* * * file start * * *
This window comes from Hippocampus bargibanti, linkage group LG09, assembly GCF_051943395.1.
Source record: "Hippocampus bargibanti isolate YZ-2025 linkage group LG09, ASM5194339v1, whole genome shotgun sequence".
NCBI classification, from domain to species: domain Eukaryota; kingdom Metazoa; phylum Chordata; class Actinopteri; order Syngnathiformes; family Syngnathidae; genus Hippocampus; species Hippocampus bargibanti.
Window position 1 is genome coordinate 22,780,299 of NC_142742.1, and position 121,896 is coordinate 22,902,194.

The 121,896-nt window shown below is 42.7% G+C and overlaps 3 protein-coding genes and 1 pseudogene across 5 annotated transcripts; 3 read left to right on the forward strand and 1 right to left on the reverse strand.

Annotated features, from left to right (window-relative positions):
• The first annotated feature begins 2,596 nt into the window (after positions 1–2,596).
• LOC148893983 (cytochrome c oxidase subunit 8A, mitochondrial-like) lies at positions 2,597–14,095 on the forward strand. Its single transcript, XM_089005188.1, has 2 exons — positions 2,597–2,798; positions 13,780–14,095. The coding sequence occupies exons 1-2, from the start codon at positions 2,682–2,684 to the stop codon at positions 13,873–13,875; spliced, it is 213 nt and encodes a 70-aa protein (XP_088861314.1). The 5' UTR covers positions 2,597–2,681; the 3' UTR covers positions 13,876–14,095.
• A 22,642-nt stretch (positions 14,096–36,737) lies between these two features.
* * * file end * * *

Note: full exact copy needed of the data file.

This window comes from Hippocampus bargibanti, linkage group LG09, assembly GCF_051943395.1.
Source record: "Hippocampus bargibanti isolate YZ-2025 linkage group LG09, ASM5194339v1, whole genome shotgun sequence".
NCBI classification, from domain to species: domain Eukaryota; kingdom Metazoa; phylum Chordata; class Actinopteri; order Syngnathiformes; family Syngnathidae; genus Hippocampus; species Hippocampus bargibanti.
Window position 1 is genome coordinate 22,780,299 of NC_142742.1, and position 121,896 is coordinate 22,902,194.

The 121,896-nt window shown below is 42.7% G+C and overlaps 3 protein-coding genes and 1 pseudogene across 5 annotated transcripts; 3 read left to right on the forward strand and 1 right to left on the reverse strand.

Annotated features, from left to right (window-relative positions):
• The first annotated feature begins 2,596 nt into the window (after positions 1–2,596).
• LOC148893983 (cytochrome c oxidase subunit 8A, mitochondrial-like) lies at positions 2,597–14,095 on the forward strand. Its single transcript, XM_089005188.1, has 2 exons — positions 2,597–2,798; positions 13,780–14,095. The coding sequence occupies exons 1-2, from the start codon at positions 2,682–2,684 to the stop codon at positions 13,873–13,875; spliced, it is 213 nt and encodes a 70-aa protein (XP_088861314.1). The 5' UTR covers positions 2,597–2,681; the 3' UTR covers positions 13,876–14,095.
• A 22,642-nt stretch (positions 14,096–36,737) lies between these two features.